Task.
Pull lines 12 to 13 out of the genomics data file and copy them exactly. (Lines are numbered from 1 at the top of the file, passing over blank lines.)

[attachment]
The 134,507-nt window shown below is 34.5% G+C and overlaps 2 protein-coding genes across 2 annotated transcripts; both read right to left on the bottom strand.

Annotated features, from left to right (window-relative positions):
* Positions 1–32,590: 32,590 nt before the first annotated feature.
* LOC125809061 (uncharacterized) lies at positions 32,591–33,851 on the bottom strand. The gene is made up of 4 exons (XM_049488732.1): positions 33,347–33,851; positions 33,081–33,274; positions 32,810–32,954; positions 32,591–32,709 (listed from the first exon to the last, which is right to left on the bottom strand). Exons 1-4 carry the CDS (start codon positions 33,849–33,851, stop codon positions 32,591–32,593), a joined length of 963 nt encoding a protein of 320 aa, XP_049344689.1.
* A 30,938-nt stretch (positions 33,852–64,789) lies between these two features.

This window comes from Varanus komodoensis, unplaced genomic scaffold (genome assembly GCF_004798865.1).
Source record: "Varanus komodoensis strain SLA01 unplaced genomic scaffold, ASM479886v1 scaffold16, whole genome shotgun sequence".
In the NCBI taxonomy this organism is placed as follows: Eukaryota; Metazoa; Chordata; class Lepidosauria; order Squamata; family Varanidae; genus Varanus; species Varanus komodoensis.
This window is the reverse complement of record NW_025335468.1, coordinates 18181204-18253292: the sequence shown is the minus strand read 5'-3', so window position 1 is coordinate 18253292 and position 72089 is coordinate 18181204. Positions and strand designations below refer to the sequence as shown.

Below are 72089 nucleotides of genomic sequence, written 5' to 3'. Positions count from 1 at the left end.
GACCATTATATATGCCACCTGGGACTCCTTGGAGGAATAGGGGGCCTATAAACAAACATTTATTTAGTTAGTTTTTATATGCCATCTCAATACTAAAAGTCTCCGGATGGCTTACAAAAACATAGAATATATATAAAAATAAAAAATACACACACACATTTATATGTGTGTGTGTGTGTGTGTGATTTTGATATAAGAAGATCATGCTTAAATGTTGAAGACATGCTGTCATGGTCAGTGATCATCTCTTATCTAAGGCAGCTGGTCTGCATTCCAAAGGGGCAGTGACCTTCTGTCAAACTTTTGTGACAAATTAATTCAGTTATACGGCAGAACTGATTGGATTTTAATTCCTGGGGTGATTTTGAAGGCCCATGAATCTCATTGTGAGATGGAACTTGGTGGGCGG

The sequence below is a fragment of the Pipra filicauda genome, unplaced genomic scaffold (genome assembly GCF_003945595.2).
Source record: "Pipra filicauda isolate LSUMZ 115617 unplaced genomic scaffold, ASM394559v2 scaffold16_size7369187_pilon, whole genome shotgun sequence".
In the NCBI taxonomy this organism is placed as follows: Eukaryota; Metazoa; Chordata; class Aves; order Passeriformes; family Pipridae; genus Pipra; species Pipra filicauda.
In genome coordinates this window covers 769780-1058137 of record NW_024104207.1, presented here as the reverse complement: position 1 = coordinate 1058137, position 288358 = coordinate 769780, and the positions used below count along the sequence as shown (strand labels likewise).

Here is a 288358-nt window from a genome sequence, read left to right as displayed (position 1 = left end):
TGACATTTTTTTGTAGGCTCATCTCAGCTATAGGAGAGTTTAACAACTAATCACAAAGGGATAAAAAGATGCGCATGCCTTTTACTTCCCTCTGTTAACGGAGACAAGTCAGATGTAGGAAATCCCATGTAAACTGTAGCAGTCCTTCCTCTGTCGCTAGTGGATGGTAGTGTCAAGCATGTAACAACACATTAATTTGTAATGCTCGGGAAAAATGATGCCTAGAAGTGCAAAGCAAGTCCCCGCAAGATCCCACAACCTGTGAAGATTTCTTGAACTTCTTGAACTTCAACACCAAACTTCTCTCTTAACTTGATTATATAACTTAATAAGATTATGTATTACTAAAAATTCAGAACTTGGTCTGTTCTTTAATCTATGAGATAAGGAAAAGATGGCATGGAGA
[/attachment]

The sequence below is a fragment of the Pipra filicauda genome, unplaced genomic scaffold (genome assembly GCF_003945595.2).
Source record: "Pipra filicauda isolate LSUMZ 115617 unplaced genomic scaffold, ASM394559v2 scaffold16_size7369187_pilon, whole genome shotgun sequence".